The Symposium will take place in Byers Auditorium in Genentech Hall at the UCSF Mission Bay Campus in San Francisco, October 4th and 5th 2019.  The program will be an afternoon session and evening reception the first day, followed by a full day of presentations the second.

The Program Committee has identified the following themes to consider when developing your proposal, though we encourage creativity and experimentation in exploring themes, partnerships, and narrative ideas. 

  • Documenting the epidemic: Gaps, silences and unheard voices
  • Creating an interdisciplinary narrative of an epidemic
  • Silent no more: Community, caretaker and patient stories 
  • The San Francisco Bay Area’s Response to the AIDS Epidemic 
  • Biomedical story: From mystery disease to cure 
  • From local to global: Learning from AIDS to address future epidemics

The Program Committee welcomes proposals for individual papers, panel discussion and posters. Individual papers with a similar focus will be assembled into a single session by the program committee. Usually 3-4 papers are included in a session.
To allow adequate time for questions and discussion,  panels should be limited to four participants in addition to a chair/facilitator.
Please include the following in your complete proposal

  • Session title if submitting a full panel proposal (of no more than 20 words)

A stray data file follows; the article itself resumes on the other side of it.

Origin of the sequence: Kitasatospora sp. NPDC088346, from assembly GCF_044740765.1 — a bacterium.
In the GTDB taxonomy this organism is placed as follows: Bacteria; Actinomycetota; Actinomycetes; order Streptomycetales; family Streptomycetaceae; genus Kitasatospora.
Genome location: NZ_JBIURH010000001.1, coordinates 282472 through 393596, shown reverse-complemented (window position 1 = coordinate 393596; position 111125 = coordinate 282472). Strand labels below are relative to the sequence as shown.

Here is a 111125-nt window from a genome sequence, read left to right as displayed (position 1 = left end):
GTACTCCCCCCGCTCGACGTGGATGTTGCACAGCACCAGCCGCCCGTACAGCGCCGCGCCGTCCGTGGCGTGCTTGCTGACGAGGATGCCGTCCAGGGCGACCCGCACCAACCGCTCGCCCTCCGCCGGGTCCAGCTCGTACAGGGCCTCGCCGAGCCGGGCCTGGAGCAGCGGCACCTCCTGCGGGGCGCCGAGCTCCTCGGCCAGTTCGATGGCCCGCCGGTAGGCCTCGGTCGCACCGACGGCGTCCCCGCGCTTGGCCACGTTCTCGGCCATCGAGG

• Session abstract if submitting a full panel proposal (up to 500 words)
  • Short session abstract for the program if submitting a full panel proposal (up to 50 words)
  • Paper or poster or presentation titles (if any), and names of corresponding presenters
  •  Biographical paragraph for each presenter
  •  E-mail address for each participant
  •  Affiliation, city, state, and country for each participant
  •  Social media handles or web addresses for each participant (optional)
  •  Audiovisual needs
  • Special accommodation needs

The deadline for submissions is June 3. We will notify presenters if their proposal has been accepted by July 22. 

Memory Lives On Program Committee

Victoria Harden, Ph.D., Director (retired) of the Office of NIH History

Monica Green, Ph.D.,  Professor of History, Arizona State University

Richard  McKay, DPhil,  Director of Studies for HPS at Magdalene College

Barbara A. Koenig, Professor of Medical Anthropology & Bioethics in the Department of Social & Behavioral Sciences, Institute for Health & Aging and Head of UCSF Bioethics Program

Jay Levy, MD, Professor UCSF School of Medicine

Eric Jost, Digital Marketing Manager, SF AIDS Foundation

Jon Cohen, Staff writer for Science Magazine

Mark Harrington, Executive Director, Treatment Action Group

William Schupbach, Wellcome Library